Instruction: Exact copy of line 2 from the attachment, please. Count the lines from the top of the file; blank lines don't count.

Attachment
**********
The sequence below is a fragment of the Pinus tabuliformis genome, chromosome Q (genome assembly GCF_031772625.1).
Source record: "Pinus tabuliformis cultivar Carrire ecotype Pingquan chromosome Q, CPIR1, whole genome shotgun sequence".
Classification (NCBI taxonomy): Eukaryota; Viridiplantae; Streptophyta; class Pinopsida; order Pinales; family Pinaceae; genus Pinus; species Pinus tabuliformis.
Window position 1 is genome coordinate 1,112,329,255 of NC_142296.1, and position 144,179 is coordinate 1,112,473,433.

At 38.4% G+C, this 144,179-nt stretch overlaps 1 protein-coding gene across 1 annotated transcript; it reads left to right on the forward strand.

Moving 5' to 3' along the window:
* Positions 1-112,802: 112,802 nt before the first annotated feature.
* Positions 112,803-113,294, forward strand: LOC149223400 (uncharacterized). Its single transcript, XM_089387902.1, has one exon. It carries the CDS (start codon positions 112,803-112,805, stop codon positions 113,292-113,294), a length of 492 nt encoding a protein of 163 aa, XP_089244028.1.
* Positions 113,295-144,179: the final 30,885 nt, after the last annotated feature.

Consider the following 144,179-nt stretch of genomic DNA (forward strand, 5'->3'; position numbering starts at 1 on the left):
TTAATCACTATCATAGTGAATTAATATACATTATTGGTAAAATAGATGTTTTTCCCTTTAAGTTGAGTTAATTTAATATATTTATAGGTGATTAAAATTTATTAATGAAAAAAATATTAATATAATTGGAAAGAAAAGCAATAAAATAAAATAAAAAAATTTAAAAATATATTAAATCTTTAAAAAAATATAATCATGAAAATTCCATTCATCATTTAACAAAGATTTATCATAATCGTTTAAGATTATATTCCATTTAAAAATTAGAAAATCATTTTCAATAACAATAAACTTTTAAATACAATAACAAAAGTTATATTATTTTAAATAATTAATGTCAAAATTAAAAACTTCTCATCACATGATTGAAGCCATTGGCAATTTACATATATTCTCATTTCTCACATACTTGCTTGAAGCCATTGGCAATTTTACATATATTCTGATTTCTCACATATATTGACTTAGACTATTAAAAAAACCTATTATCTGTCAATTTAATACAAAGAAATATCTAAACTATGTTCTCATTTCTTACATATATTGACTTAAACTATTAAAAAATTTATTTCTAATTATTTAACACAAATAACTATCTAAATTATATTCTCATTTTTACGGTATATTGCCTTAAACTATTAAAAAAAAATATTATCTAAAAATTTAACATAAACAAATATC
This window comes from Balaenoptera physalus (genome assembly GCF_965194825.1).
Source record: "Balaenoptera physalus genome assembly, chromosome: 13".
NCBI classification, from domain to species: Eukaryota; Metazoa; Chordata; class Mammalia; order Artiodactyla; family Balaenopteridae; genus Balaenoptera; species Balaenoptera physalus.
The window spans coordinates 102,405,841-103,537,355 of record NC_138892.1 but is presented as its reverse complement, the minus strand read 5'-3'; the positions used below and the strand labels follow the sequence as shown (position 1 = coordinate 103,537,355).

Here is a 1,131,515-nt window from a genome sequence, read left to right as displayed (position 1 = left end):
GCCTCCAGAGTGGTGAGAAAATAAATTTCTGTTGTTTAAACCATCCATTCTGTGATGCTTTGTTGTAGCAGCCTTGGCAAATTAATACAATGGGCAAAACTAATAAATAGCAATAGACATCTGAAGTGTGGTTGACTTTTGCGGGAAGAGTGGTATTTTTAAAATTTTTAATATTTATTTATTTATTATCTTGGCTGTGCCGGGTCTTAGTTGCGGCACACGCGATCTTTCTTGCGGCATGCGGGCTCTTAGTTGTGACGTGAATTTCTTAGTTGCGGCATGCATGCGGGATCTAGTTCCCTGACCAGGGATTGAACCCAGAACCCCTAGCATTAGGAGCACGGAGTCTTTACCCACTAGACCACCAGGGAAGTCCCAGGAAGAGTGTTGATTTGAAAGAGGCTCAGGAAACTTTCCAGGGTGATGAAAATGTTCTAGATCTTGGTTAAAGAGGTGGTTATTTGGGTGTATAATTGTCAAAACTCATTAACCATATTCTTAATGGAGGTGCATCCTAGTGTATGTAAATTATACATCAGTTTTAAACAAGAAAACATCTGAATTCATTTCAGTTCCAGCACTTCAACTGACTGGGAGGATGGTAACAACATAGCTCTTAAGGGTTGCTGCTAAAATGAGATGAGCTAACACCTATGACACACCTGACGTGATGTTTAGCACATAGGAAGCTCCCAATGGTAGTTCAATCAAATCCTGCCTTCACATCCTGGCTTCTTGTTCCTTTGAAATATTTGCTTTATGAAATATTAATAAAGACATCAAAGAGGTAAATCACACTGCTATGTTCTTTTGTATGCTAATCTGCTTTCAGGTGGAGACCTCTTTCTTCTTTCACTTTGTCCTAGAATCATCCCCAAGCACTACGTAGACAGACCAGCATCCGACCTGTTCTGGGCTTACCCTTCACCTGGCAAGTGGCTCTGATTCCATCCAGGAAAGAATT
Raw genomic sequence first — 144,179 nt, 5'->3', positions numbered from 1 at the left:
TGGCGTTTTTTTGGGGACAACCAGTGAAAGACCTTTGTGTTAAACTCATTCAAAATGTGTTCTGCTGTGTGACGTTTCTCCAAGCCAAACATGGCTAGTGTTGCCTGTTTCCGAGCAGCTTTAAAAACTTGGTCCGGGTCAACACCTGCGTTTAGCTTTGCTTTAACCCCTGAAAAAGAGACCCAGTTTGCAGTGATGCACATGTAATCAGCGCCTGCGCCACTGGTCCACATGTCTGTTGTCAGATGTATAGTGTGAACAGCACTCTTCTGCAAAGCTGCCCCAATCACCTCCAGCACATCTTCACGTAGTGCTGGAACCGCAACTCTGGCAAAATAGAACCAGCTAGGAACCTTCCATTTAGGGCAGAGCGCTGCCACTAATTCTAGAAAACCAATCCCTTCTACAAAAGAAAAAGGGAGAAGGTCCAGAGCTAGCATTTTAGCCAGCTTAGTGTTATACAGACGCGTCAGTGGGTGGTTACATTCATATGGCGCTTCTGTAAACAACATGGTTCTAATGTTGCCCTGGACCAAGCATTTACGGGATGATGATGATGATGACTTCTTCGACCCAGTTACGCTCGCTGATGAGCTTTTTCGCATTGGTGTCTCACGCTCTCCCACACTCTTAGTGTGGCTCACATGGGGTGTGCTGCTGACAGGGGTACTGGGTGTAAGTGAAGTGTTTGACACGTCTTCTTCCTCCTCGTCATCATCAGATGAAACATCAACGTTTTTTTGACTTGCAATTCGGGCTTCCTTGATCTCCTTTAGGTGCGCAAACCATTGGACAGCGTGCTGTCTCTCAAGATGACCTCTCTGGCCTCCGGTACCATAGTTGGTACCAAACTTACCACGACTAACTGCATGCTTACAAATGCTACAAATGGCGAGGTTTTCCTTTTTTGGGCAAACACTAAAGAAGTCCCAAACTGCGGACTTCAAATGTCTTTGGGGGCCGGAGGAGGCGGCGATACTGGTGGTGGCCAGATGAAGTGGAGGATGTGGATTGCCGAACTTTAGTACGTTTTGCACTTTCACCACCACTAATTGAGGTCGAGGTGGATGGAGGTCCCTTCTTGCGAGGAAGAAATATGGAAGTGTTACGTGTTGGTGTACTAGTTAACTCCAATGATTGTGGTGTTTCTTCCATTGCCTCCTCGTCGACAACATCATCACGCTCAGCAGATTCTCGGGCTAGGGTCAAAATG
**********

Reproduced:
Source record: "Pinus tabuliformis cultivar Carrire ecotype Pingquan chromosome Q, CPIR1, whole genome shotgun sequence".